“He’s a special player who can change the game with one play. He just came into the camp and said ‘you’ve got to put me on the team.’”
That’s what Allan Millar, one of Canada’s management leads, had to say about Connor Bedard making the cut. Coming into camp, the 16-year-old phenom was told he would have to force his way onto the roster.
When the coaching staff made their final decision Sunday, leaving Bedard off just wasn’t an option.
The inclusion of Bedard is quite special. The only players to have made the Canadian world junior team as a 16-year-old are Bill Campbell, Wayne Gretzky, Eric Lindros, Jason Spezza, Jay Bouwmeester, Sidney Crosby and Connor McDavid. To say what Bedard accomplished just by making the roster is special would be an understatement, and the young star knows it.
“It’s a dream come true," expressed an ecstatic Bedard. "To finally hear that I made it is definitely pretty surreal. They came to our doors and told us there and you couldn’t believe it. It was a long wait.”
The dynamic young forward plays the game at an insane pace, pushing the tempo of the game to a level that many players can’t keep up to. His understanding of the offensive side of the game makes him a challenge for any player at the junior level. Bedard is highly intuitive in his processing of the game. Pairing his mind with an incredible set of wheels and hands that can keep up makes stopping Bedard an arduous task.
The challenge for Bedard is that he knows with the talent level throughout the Canadian U-20 lineup, he has to be more than just an offensive dynamo. He needs to be a complete player.
“Obviously I want to be a goal-scorer and be able to produce offensively but there’s so many guys here who can do that, so I kind of have to kind of find the thing that separates me to be able to make the team,” he said.
At just 5-foot-9 and 180 pounds, there is some worry that Bedard may struggle with the physicality of playing against bigger, stronger and more mature players. It has been one of the primary reasons that the Regina Pats star wasn’t a lock for the team despite his obvious talent level.
Playing in both games against the USports all-stars was a requirement for Bedard and he did everything in his power to ensure that he earned his shot. Bedard led all skaters with six points through the two games - no other player had more than two.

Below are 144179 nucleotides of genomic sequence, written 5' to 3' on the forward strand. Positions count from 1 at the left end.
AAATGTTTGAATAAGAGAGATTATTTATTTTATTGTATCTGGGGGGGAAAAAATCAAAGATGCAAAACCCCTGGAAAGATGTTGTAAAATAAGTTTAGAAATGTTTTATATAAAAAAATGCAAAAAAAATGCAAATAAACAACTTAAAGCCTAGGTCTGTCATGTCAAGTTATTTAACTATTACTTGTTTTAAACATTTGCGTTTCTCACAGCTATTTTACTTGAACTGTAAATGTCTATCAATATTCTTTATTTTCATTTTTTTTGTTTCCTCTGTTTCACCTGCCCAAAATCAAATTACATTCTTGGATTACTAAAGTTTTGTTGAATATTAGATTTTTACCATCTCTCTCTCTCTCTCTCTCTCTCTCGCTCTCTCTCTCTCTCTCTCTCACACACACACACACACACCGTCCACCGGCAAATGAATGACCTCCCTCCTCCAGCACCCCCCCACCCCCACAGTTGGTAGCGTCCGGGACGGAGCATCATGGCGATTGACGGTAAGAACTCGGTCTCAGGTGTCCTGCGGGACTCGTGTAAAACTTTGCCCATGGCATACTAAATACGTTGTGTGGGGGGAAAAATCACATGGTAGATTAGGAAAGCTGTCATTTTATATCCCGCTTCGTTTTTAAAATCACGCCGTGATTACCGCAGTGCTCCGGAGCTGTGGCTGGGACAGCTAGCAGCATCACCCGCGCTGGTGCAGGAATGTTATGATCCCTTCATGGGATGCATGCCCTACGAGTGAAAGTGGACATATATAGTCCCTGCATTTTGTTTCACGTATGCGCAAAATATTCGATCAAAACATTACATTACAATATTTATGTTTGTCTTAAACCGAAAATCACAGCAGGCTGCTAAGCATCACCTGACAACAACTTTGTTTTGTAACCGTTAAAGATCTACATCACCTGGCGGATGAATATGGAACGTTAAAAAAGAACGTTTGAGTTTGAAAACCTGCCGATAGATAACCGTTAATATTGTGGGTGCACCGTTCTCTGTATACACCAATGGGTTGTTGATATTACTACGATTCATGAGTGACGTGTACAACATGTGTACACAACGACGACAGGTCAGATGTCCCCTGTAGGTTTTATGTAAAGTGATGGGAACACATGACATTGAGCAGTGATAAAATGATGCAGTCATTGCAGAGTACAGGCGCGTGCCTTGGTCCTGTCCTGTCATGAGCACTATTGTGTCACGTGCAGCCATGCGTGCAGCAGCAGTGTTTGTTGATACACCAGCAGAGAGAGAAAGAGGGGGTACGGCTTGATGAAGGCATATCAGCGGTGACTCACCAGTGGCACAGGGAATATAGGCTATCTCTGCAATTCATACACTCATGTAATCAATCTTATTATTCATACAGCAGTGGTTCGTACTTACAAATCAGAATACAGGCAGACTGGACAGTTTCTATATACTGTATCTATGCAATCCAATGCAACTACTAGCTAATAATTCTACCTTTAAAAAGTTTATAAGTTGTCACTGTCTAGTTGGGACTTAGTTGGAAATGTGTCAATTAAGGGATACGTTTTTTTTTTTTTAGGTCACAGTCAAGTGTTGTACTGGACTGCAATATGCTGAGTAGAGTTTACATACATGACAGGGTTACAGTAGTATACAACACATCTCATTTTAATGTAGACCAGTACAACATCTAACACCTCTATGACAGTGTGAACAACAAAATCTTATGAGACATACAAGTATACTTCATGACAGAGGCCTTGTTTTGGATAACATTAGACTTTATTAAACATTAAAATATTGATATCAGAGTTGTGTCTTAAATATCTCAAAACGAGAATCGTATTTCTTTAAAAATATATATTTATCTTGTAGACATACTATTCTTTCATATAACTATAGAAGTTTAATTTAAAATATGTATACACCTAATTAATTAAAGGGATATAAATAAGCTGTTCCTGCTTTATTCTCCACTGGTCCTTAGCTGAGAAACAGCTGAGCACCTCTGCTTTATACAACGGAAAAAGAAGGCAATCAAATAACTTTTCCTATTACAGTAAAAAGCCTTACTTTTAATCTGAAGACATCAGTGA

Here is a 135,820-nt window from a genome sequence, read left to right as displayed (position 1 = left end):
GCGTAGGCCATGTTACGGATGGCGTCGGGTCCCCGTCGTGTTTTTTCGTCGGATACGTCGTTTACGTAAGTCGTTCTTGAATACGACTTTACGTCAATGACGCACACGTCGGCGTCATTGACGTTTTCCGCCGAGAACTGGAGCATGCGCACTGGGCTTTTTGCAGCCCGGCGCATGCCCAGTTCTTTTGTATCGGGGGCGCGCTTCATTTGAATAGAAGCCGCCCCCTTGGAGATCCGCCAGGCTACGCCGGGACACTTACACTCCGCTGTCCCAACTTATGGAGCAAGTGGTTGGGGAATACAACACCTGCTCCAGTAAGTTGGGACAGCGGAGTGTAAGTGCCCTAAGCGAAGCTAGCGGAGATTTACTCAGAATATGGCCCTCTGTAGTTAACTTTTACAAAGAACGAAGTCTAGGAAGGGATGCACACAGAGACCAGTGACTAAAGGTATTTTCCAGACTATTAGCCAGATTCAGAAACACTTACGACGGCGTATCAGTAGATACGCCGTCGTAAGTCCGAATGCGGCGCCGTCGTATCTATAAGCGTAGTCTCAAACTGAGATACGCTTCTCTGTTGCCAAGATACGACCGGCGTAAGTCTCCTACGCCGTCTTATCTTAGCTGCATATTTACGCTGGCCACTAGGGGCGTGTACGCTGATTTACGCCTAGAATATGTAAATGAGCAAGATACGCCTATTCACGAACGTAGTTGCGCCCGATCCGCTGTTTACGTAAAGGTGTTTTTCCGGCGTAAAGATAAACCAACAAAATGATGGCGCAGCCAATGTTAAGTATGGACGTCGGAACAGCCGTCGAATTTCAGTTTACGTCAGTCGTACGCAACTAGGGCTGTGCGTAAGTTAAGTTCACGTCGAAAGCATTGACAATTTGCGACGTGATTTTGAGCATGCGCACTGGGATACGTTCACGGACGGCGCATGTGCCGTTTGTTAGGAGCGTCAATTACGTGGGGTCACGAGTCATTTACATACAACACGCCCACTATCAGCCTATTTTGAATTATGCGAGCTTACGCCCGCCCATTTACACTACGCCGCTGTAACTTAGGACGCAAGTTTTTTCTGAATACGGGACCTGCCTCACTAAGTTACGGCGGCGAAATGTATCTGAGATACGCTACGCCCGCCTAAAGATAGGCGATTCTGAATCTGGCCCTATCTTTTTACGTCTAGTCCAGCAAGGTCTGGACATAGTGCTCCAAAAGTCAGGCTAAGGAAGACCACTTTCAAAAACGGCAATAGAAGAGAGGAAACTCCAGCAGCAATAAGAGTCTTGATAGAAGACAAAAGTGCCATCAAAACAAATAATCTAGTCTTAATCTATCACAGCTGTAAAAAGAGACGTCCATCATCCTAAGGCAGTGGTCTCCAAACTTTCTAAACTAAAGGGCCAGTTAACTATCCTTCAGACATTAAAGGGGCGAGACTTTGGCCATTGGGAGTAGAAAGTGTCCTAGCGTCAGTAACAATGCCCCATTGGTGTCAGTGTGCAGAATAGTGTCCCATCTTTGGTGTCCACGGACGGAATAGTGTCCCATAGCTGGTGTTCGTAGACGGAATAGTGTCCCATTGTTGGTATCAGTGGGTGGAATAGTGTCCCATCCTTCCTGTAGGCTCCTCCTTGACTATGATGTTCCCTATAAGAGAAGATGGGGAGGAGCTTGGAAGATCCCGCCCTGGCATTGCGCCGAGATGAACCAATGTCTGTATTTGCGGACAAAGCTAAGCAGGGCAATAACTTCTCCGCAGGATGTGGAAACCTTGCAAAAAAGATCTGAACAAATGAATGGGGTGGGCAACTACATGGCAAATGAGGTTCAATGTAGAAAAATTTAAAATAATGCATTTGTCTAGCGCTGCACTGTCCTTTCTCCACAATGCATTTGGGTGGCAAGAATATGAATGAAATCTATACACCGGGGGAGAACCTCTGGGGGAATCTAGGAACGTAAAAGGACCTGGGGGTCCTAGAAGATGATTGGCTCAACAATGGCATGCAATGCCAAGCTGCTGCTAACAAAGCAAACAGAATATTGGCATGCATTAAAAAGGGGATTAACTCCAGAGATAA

His play away from the puck is where Bedard’s performance really seemed to matter. Not one to lay hits, Bedard consistently competed in puck battles, outworking his opposition along the wall and finding teammates to outlet the puck to. His anticipation in the neutral zone showed up particularly well in the second game, intercepting multiple passes and turning play around, driving positive results.
Bedard is used to playing above his age group and has for some time now. Whether it be the U-18 World Championship last year where he finished tied for the Canadian lead in scoring and second at the event overall or playing in the Swedish J20 Nationell during the pandemic, Bedard is used to this. He was granted Exceptional Status in the WHL, the first player in the west to be given the honour, and was absolutely phenomenal during his age-15 season.
“I knew a lot of guys coming in so it’s been pretty comfortable," Bedard said about entering camp. "It’s been cool seeing the talent and skating with the best guys in the country and players that have played in the NHL and a lot of first-round picks."
The decision to put Bedard on the team was a no-brainer. He is one of the team’s most dynamic and lethal offensive players. Bedard’s cerebral mind and blitzing approach to the game is what makes him special. The work is far from over for the young standout, though: since he's the youngest player on the team, he'll need an even stronger camp to push himself out of one of the bottom lineup spots.
Bedard will have opportunities to do so in both practices and games as the group will take on Switzerland, Sweden, and Russia in pre-tournament action. Bedard is likely to factor into those games in a key way as he looks to find his place in the lineup. If the display he put on at evaluation camp is any indication, expect the budding superstar to put on a show.